Insurance Company of North America, Plaintiff, Appellant, v. Northampton National Bank, Defendant, Appellee, 708 F.2d 13 (1st Cir. 1983)Annotate this Case
Argued Feb. 2, 1983. Decided May 23, 1983. As Amended on Denial of Rehearing June 16, 1983
Paul W. Orth, Hartford, Conn., with whom John T. Harris and Hoppin, Carey & Powell, Hartford, Conn., were on brief, for plaintiff, appellant.
Saul Gliserman, Northampton, Mass., with whom Edward D. Etheredge, Brownell, Gliserman, Washburn, Etheredge, Gervais & Kaplan, Northampton, Mass., were on brief, for defendant, appellee.
Before ALDRICH, BOWNES and BREYER, Circuit Judges.
BAILEY ALDRICH, Senior Circuit Judge.
This is an action brought by Insurance Company of North America (INA), surety for a general contractor, M.I. O'Connor, Inc., against Northampton National Bank of Springfield, Massachusetts, to recover the amount of O'Connor's general deposit account at the time that the bank set off the account against O'Connor's overdue loan. The account consisted of part of the proceeds of a progress payment paid to O'Connor by the Wing Memorial Hospital Association for work done in August, and deposited on October 6, 1971. INA contends that by virtue of its contract with O'Connor, the latter having been in default with respect to timely payments to subcontractors by October 1, it had an assignment of the progress payment from which it could not be cut off by the bank's exercising a right of setoff when the bank had notice, or knowledge, thereof. The case was tried largely on a stipulation of facts. In an extensive opinion the court ruled that since INA had not established knowledge by the bank of INA's interest, the setoff was effective. The court may well have been correct that notice alone would not be sufficient, but finding knowledge established, we reverse.
O'Connor was engaged in a number of projects, but overall not doing well financially. An internal audit showed as of September 30, 1971, sizeable earning and capital deficits. O'Connor regularly used funds from one project to pay costs on others, and as early as May, 1971, was experiencing difficulties paying subcontractors and materialmen on the Hospital project. This was a serious lapse because its contract with the Hospital required it to pay,
"each of [its] subcontractors, not later than the 5th day following each payment to the Contractor, the respective amounts allowed the Contractor on account of the work performed by [its] subcontractors to the extent of each subcontractor's interest therein."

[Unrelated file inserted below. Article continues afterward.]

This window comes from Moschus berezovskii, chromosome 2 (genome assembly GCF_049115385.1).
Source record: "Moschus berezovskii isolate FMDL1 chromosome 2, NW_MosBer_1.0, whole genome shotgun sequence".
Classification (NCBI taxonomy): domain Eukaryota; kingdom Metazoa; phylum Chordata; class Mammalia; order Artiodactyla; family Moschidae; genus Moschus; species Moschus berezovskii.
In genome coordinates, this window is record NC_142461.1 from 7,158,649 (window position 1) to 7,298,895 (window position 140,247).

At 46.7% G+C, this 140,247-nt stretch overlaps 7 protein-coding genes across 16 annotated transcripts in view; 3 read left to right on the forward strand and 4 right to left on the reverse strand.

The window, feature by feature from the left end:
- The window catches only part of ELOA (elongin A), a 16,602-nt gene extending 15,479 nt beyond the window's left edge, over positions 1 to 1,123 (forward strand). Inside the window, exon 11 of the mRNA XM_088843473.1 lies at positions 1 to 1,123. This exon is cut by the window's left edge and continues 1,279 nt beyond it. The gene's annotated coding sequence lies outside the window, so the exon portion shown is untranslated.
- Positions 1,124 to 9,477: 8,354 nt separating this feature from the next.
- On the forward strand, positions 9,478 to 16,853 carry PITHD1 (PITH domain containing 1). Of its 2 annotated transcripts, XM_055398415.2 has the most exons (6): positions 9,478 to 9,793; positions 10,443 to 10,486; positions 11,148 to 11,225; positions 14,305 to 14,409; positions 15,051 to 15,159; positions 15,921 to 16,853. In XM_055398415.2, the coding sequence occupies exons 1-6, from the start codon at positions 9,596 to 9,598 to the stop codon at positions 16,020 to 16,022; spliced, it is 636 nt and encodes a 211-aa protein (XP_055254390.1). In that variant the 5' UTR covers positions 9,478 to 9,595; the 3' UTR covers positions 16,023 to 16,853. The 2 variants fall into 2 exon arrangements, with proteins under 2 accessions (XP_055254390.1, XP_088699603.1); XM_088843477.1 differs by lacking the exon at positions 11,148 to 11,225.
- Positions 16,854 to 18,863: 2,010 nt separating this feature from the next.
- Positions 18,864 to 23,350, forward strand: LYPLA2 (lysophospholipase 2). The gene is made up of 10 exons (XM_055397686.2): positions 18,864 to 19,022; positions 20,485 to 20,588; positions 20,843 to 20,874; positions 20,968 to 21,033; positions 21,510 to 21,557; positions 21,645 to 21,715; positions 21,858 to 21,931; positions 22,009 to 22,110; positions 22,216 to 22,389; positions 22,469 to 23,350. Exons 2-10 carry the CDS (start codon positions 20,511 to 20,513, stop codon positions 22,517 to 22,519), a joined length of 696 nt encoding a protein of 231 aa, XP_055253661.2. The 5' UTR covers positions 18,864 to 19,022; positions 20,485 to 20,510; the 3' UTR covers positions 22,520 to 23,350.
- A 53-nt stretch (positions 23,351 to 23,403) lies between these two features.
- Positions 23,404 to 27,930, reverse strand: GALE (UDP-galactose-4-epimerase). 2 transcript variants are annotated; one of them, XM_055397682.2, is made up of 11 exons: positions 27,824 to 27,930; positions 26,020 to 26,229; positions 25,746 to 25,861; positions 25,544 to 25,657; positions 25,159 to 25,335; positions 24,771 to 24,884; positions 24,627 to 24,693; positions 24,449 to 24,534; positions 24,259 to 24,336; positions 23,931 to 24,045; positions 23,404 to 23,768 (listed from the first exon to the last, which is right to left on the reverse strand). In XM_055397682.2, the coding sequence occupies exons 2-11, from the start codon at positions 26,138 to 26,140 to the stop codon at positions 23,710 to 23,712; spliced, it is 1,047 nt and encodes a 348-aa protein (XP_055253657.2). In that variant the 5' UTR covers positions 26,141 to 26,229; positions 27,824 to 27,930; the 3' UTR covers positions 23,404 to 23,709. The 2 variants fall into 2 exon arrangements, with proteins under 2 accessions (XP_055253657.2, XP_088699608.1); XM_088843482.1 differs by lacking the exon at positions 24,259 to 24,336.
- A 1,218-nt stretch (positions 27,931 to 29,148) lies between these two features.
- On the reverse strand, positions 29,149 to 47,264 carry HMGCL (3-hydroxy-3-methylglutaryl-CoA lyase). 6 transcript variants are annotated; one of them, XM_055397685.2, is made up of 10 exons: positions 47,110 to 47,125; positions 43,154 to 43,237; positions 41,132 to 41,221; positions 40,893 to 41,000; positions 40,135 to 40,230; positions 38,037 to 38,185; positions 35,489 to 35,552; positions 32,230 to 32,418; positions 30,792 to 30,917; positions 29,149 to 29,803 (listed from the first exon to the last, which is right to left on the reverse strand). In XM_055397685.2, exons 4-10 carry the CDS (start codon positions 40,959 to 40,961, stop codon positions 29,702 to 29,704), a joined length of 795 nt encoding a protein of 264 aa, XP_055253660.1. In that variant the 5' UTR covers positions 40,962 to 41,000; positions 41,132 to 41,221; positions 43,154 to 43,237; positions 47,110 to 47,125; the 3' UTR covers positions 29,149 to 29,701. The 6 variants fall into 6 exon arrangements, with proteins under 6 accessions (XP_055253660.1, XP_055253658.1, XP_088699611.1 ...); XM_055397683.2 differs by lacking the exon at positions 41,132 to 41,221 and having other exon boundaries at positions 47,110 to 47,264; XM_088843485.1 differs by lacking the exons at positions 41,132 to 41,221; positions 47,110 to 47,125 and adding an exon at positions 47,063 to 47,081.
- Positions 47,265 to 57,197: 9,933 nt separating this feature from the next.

By the end of September, 1971 O'Connor was overdue on payments to at least seven subcontractors or materialmen, and by early October one subcontractor had already made demand directly to INA. By letter on October 13 the architect, whose duty it was to approve progress payments, although continuing to praise the work complained to O'Connor of its delays in payments. Representatives of O'Connor and INA met on October 15, O'Connor announcing that it could not go on, and asking INA to take over the Hospital project. INA agreed to do so. O'Connor's unpaid subcontractors were discussed. INA took over on October 22.
One W.H. Brownell, Esq. attended the meeting as counsel for O'Connor. He had been counsel for O'Connor for many years. He had also, for many years, represented the bank. The parties have stipulated that after the meeting he went to the bank and stated that,
"O'Connor would cease operations as of that day, that O'Connor had seven jobs at various stages of completion bonded by either the Surety [INA] or the United States Fidelity & Guaranty Company, that he had met with O'Connor and the Surety previously that day, and that at least as of October 15, 1971, he continued to represent both O'Connor and the Bank. [He] further advised the Bank to put a hold on the O'Connor checking account."
The bank did so. The following business day, Monday, October 18, Brownell again went to the bank, and advised it to set off O'Connor's account against the overdue loan, which the bank did. He further told the bank he could no longer represent either side in connection with O'Connor matters.
INA ultimately suffered a greater loss on the Hospital project than the set off account, and brought this suit to recover the amount of the latter.
There can be no question as to a bank's general right to set off a general checking account. Laighton v. Brookline Trust Co., 1917, 225 Mass. 458, 460, 114 N.E. 671. This right prevails against a general creditor. See Mass. G.L. c. 246, Sec. 26; Sternheimer v. Harris, 1925, 253 Mass. 169, 148 N.E. 447. We agree, however, that under what appears to be a standard clause in O'Connor's and INA's indemnification contract, INA had a claim to all moneys and proceeds of the Hospital's payments "in the event of any breach, default or abandonment of the contract" to which the bond relates. However, this right would not prevail against a party who received the funds in ignorance of the surety's rights. Aetna Casualty & Surety Co. v. Harvard Trust Co., 1962, 344 Mass. 160, 171-74, 181 N.E.2d 673; Labbe v. Bernard, 1907, 196 Mass. 551, 553, 82 N.E. 688.
Receipt may have more than one meaning. We will put the question in the form most favorable to the bank: Was O'Connor in default before October 6, maturing INA's claim before the check was received, and did the bank learn of this prior to effecting the setoff on October 18?*